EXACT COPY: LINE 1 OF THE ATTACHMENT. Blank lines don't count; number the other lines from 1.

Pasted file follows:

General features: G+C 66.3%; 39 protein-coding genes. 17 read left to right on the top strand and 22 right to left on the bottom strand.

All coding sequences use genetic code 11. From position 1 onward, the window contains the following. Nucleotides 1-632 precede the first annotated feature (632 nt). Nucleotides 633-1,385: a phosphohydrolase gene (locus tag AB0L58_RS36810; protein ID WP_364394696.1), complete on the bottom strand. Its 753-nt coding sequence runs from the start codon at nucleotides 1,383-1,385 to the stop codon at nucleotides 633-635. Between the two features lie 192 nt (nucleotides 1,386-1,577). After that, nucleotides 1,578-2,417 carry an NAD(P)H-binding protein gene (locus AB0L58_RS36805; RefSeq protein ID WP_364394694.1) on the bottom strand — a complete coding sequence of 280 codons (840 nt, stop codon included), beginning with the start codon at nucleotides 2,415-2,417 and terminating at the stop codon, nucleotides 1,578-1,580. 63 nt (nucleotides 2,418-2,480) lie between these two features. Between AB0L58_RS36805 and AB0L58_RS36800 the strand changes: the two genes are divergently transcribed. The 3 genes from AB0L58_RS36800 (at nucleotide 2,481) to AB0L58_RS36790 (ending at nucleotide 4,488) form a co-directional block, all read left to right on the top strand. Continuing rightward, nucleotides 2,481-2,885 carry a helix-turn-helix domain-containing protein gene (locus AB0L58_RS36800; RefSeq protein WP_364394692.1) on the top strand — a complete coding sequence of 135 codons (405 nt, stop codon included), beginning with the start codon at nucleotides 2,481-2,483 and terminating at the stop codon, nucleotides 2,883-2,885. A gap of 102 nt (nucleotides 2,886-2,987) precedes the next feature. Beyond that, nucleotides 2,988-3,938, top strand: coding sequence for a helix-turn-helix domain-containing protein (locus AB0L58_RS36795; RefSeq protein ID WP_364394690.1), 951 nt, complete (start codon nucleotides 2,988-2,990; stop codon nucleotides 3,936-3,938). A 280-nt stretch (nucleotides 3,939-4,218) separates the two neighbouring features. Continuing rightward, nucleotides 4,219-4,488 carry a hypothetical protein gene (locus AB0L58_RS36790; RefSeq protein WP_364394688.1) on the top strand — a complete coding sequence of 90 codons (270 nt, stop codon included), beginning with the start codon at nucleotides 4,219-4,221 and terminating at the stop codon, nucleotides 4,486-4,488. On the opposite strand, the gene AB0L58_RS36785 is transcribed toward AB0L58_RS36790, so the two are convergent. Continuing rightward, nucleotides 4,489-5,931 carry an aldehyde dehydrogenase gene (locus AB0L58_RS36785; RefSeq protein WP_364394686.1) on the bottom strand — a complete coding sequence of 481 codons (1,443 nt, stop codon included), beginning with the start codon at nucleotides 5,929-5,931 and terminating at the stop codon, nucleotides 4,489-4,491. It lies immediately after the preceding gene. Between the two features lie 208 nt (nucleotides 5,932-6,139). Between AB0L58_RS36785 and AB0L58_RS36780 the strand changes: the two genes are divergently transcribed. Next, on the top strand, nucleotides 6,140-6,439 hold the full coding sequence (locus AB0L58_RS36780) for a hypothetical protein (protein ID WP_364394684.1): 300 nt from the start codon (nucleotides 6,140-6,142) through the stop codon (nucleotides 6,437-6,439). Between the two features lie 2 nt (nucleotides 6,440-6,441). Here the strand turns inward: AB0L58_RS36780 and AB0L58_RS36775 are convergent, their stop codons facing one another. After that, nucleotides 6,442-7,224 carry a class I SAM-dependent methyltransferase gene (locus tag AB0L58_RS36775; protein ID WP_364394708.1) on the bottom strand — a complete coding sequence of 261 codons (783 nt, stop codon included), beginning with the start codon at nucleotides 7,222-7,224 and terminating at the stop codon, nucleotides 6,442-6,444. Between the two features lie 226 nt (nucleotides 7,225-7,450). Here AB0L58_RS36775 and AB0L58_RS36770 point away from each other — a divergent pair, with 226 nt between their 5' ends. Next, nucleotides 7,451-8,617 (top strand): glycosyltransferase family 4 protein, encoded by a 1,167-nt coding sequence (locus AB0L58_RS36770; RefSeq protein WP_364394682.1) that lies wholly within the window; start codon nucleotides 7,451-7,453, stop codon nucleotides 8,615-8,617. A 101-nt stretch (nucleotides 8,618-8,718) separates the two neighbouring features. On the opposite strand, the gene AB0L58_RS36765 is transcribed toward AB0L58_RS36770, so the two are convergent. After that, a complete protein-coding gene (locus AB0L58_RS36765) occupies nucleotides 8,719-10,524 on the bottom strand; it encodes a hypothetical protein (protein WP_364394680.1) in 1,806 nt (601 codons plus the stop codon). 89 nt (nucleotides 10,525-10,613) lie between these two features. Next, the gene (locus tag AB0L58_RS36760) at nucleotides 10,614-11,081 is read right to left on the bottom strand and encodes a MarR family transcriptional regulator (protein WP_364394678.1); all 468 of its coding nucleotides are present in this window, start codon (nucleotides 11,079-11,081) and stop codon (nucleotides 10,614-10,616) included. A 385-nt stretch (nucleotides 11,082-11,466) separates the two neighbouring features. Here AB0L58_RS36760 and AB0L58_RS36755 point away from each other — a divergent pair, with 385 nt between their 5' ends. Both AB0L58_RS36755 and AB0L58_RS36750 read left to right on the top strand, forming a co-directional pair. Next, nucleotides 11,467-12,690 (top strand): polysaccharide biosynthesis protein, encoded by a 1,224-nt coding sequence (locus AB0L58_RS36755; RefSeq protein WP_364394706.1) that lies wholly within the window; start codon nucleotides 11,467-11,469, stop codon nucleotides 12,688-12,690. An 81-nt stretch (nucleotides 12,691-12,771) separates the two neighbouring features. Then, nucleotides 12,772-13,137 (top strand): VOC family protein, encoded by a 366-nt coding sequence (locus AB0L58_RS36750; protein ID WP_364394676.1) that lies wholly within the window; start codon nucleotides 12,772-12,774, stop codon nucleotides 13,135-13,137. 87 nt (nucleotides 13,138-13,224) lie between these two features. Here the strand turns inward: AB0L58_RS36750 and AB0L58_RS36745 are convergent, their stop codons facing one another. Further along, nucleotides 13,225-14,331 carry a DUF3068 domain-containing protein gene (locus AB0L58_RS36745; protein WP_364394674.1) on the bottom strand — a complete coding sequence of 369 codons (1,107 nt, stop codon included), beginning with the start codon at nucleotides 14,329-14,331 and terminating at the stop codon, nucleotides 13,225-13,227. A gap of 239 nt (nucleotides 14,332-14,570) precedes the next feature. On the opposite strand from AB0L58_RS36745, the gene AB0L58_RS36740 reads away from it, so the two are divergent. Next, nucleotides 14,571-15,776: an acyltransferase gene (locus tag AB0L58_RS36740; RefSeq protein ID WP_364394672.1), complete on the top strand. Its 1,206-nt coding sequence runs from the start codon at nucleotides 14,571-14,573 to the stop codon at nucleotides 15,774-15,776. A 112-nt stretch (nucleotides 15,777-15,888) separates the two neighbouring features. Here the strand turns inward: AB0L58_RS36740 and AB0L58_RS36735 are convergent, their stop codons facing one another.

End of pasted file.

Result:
General features: G+C 66.3%; 39 protein-coding genes. 17 read left to right on the top strand and 22 right to left on the bottom strand.